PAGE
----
Here you will find the Poem Second Sunday After Epiphany of poet John Keble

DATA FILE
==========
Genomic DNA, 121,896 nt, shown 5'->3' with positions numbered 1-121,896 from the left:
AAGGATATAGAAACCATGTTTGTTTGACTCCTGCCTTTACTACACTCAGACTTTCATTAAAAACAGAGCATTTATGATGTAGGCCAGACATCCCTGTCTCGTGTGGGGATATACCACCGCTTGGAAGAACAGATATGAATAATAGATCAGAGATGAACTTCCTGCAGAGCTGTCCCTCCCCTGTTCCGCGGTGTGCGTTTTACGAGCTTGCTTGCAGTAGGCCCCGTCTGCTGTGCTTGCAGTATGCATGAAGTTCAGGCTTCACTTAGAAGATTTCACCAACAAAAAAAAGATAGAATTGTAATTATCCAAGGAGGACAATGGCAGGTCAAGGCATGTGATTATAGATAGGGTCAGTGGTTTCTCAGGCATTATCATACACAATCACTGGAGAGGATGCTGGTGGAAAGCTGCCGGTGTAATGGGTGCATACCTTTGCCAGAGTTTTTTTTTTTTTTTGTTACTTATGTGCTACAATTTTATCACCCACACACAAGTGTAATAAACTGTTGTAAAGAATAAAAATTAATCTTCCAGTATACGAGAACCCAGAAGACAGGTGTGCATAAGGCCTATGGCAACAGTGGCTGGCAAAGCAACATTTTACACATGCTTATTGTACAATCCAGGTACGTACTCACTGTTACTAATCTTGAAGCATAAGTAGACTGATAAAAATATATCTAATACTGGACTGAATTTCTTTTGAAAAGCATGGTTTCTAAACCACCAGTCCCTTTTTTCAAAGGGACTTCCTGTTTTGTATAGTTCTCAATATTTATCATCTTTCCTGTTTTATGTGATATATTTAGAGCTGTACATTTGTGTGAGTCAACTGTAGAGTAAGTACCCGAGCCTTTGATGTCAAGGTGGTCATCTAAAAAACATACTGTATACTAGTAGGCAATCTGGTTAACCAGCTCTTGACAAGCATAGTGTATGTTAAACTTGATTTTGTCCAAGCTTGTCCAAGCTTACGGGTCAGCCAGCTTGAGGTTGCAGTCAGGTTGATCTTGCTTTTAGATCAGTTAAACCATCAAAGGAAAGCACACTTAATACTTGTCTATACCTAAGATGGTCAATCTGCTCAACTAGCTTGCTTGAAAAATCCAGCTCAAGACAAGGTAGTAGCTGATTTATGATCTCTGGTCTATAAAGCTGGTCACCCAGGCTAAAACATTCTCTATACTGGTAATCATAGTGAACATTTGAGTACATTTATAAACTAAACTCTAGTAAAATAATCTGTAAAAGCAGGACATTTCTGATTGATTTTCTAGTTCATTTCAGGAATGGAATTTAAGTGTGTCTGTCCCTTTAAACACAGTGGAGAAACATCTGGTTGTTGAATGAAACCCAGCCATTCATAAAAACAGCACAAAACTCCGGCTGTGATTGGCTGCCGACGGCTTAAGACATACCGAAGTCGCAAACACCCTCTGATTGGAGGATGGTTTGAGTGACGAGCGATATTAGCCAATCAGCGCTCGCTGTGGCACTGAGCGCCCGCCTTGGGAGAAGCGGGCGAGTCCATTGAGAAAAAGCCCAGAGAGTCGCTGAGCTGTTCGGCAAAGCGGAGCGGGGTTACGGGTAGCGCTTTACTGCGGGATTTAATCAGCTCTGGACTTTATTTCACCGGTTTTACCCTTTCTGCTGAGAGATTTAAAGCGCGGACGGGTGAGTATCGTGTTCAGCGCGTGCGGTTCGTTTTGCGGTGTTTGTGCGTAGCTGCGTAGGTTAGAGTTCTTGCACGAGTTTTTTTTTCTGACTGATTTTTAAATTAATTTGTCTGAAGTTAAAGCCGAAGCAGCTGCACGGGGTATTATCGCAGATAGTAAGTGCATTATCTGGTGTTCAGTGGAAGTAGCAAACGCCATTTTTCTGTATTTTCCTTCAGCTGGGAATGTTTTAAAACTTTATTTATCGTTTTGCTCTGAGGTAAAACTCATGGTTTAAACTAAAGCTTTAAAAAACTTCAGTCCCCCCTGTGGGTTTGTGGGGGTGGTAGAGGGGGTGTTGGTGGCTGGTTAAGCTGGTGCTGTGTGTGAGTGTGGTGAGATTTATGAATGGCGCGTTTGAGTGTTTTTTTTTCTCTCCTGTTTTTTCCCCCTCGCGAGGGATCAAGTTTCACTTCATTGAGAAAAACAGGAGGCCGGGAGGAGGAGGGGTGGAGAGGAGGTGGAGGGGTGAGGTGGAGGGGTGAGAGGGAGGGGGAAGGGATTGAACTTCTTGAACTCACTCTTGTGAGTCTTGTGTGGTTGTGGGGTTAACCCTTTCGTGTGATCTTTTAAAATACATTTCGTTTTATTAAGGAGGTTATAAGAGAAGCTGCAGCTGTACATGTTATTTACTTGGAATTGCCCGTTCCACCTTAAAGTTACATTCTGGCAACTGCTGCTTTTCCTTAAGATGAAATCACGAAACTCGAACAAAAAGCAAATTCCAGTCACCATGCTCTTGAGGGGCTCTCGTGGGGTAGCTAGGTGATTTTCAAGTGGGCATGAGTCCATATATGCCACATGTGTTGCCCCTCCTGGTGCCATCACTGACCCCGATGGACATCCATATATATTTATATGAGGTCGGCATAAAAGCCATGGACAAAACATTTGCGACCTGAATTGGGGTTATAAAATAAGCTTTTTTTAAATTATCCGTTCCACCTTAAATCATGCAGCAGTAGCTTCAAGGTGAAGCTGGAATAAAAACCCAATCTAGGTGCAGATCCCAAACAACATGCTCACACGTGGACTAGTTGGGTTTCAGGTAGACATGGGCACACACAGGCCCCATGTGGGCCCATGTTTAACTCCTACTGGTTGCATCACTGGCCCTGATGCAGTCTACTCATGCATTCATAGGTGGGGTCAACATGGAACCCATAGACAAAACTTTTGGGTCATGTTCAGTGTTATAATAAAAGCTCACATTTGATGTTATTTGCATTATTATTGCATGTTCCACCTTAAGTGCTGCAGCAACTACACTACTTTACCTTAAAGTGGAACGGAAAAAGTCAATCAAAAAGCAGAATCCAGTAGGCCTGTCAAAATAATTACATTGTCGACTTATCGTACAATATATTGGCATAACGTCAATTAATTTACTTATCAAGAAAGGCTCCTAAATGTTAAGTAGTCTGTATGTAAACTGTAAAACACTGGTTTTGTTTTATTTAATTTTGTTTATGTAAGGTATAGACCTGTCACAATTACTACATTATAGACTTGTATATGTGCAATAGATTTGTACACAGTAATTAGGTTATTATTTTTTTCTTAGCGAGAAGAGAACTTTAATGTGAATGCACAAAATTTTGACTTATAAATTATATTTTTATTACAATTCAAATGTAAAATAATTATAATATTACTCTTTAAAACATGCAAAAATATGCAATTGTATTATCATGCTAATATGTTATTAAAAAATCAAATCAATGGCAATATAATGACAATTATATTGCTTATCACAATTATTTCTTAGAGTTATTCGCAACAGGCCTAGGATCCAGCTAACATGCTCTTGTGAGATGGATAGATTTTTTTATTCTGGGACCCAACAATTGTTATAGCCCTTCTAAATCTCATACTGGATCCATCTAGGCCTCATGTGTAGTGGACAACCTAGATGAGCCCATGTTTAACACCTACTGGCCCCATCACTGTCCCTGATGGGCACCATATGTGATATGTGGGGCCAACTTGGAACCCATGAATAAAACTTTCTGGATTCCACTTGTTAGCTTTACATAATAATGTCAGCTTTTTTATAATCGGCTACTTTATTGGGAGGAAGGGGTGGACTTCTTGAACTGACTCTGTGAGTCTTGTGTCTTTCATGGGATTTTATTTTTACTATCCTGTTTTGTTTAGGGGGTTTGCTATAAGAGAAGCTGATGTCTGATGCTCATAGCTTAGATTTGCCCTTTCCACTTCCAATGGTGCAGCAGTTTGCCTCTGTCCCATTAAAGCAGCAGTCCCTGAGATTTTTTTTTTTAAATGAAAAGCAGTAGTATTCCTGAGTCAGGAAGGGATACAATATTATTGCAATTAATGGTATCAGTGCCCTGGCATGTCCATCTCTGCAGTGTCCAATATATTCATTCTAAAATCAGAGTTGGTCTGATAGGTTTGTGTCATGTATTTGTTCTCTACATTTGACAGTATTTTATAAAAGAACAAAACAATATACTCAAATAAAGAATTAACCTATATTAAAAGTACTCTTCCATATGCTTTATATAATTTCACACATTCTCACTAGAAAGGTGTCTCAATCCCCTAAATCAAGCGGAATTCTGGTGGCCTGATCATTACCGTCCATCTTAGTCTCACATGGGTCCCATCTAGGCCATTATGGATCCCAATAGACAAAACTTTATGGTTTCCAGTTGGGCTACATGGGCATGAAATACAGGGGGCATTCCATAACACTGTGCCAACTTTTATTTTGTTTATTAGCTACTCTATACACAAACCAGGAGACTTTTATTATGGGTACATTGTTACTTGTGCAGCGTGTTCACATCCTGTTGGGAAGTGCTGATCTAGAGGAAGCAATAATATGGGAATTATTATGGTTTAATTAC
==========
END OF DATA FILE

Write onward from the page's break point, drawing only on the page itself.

The heart of childhood is all mirth: We frolic to and fro As free and blithe, as if on earth Were no such thing as woe. But if indeed with reckless faith We trust the flattering voice, Which whispers, "Take thy fill ere death, Indulge thee and rejoice;" Too surely, every setting day, Some lost delight we mourn; The flowers all die along our way Till we, too, die forlorn. Such is the world's gay garish feast, In her first charming bowl Infusing all that fires the breast, And cheats the unstable soul. And still, as loud the revel swells, The fevered pulse beats higher, Till the seared taste from foulest wells Is fain to slake its fire. Unlike the feast of heavenly love Spread at the Saviour's word For souls that hear His call, and prove Meet for His bridal board. Why should we fear, youth's draught of joy If pure would sparkle less? Why should the cup the sooner cloy, Which God hath deigned to bless? For, is it Hope, that thrills so keen Along each bounding vein, Still whispering glorious things unseen? - Faith makes the vision plain. The world would kill her soon: but Faith Her daring dreams will cherish, Speeding her gaze o'er time and death To realms where nought can perish. Or is it Love, the dear delight Of hearts that know no guile, That all around see all things bright With their own magic smile? The silent joy that sinks so deep, Of confidence and rest, Lulled in a father's arms to sleep, Clasped to a mother's breast? Who, but a Christian, through all life That blessing may prolong? Who, through the world's sad day of strife, Still chant his morning song? Fathers may hate us or forsake, God's foundlings then are we: Mother on child no pity take, But we shall still have Thee. We may look home, and seek in vain A fond fraternal heart, But Christ hath given His promise plain To do a Brother's part. Nor shall dull age, as worldlings say, The heavenward flame annoy: The Saviour cannot pass away, And with Him lives our joy. Ever the richest, tenderest glow Sets round the autumnal sun - But there sight fails: no heart may know The bliss when life is done. Such is Thy banquet, dearest Lord; O give us grace, to cast Our lot with Thine, to trust Thy word, And keep our best till last.